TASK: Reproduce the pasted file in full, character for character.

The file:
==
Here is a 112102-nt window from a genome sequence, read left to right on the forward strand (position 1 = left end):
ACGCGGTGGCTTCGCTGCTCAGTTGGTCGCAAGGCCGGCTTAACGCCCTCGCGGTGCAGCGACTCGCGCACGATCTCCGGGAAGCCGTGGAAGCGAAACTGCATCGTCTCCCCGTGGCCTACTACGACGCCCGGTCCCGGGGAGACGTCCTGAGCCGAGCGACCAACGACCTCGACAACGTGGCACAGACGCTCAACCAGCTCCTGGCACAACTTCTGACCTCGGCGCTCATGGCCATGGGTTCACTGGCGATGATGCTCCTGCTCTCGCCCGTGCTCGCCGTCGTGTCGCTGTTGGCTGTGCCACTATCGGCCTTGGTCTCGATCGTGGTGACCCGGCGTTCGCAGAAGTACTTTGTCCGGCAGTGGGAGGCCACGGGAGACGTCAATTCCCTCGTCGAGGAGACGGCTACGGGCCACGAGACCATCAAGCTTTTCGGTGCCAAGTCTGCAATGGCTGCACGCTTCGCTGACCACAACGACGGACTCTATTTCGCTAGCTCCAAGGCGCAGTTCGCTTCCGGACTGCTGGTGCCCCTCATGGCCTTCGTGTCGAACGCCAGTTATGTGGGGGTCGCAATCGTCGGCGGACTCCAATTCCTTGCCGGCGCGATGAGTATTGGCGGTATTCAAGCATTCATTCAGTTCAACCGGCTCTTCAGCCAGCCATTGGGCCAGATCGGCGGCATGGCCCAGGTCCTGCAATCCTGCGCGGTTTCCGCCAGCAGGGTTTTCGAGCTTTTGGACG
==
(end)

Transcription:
Here is a 112102-nt window from a genome sequence, read left to right on the forward strand (position 1 = left end):
ACGCGGTGGCTTCGCTGCTCAGTTGGTCGCAAGGCCGGCTTAACGCCCTCGCGGTGCAGCGACTCGCGCACGATCTCCGGGAAGCCGTGGAAGCGAAACTGCATCGTCTCCCCGTGGCCTACTACGACGCCCGGTCCCGGGGAGACGTCCTGAGCCGAGCGACCAACGACCTCGACAACGTGGCACAGACGCTCAACCAGCTCCTGGCACAACTTCTGACCTCGGCGCTCATGGCCATGGGTTCACTGGCGATGATGCTCCTGCTCTCGCCCGTGCTCGCCGTCGTGTCGCTGTTGGCTGTGCCACTATCGGCCTTGGTCTCGATCGTGGTGACCCGGCGTTCGCAGAAGTACTTTGTCCGGCAGTGGGAGGCCACGGGAGACGTCAATTCCCTCGTCGAGGAGACGGCTACGGGCCACGAGACCATCAAGCTTTTCGGTGCCAAGTCTGCAATGGCTGCACGCTTCGCTGACCACAACGACGGACTCTATTTCGCTAGCTCCAAGGCGCAGTTCGCTTCCGGACTGCTGGTGCCCCTCATGGCCTTCGTGTCGAACGCCAGTTATGTGGGGGTCGCAATCGTCGGCGGACTCCAATTCCTTGCCGGCGCGATGAGTATTGGCGGTATTCAAGCATTCATTCAGTTCAACCGGCTCTTCAGCCAGCCATTGGGCCAGATCGGCGGCATGGCCCAGGTCCTGCAATCCTGCGCGGTTTCCGCCAGCAGGGTTTTCGAGCTTTTGGACG